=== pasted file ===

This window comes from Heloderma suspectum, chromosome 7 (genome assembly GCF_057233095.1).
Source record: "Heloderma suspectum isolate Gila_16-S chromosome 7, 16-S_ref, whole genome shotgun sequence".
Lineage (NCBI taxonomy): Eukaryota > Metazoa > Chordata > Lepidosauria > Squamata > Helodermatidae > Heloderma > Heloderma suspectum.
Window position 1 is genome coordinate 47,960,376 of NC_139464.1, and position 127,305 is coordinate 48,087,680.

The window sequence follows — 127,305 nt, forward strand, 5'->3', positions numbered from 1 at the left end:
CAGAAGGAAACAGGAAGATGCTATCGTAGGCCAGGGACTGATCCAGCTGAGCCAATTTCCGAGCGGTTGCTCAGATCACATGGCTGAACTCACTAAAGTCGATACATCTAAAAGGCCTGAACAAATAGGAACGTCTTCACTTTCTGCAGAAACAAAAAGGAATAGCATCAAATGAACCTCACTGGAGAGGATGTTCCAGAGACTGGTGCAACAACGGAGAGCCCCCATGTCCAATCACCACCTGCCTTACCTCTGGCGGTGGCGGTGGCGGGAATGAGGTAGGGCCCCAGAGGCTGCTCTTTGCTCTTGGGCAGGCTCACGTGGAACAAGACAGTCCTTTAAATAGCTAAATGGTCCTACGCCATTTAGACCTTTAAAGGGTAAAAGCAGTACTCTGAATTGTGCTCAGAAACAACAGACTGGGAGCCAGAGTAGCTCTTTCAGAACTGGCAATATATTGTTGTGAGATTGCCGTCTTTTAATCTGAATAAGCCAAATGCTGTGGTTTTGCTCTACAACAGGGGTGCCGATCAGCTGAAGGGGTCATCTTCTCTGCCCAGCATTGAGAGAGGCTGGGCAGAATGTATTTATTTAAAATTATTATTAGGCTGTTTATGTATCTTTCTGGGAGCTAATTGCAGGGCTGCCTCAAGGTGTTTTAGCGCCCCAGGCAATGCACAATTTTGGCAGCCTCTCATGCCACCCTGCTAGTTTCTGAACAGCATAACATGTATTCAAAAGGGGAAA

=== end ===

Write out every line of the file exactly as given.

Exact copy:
This window comes from Heloderma suspectum, chromosome 7 (genome assembly GCF_057233095.1).
Source record: "Heloderma suspectum isolate Gila_16-S chromosome 7, 16-S_ref, whole genome shotgun sequence".
Lineage (NCBI taxonomy): Eukaryota > Metazoa > Chordata > Lepidosauria > Squamata > Helodermatidae > Heloderma > Heloderma suspectum.
Window position 1 is genome coordinate 47,960,376 of NC_139464.1, and position 127,305 is coordinate 48,087,680.

The window sequence follows — 127,305 nt, forward strand, 5'->3', positions numbered from 1 at the left end:
CAGAAGGAAACAGGAAGATGCTATCGTAGGCCAGGGACTGATCCAGCTGAGCCAATTTCCGAGCGGTTGCTCAGATCACATGGCTGAACTCACTAAAGTCGATACATCTAAAAGGCCTGAACAAATAGGAACGTCTTCACTTTCTGCAGAAACAAAAAGGAATAGCATCAAATGAACCTCACTGGAGAGGATGTTCCAGAGACTGGTGCAACAACGGAGAGCCCCCATGTCCAATCACCACCTGCCTTACCTCTGGCGGTGGCGGTGGCGGGAATGAGGTAGGGCCCCAGAGGCTGCTCTTTGCTCTTGGGCAGGCTCACGTGGAACAAGACAGTCCTTTAAATAGCTAAATGGTCCTACGCCATTTAGACCTTTAAAGGGTAAAAGCAGTACTCTGAATTGTGCTCAGAAACAACAGACTGGGAGCCAGAGTAGCTCTTTCAGAACTGGCAATATATTGTTGTGAGATTGCCGTCTTTTAATCTGAATAAGCCAAATGCTGTGGTTTTGCTCTACAACAGGGGTGCCGATCAGCTGAAGGGGTCATCTTCTCTGCCCAGCATTGAGAGAGGCTGGGCAGAATGTATTTATTTAAAATTATTATTAGGCTGTTTATGTATCTTTCTGGGAGCTAATTGCAGGGCTGCCTCAAGGTGTTTTAGCGCCCCAGGCAATGCACAATTTTGGCAGCCTCTCATGCCACCCTGCTAGTTTCTGAACAGCATAACATGTATTCAAAAGGGGAAA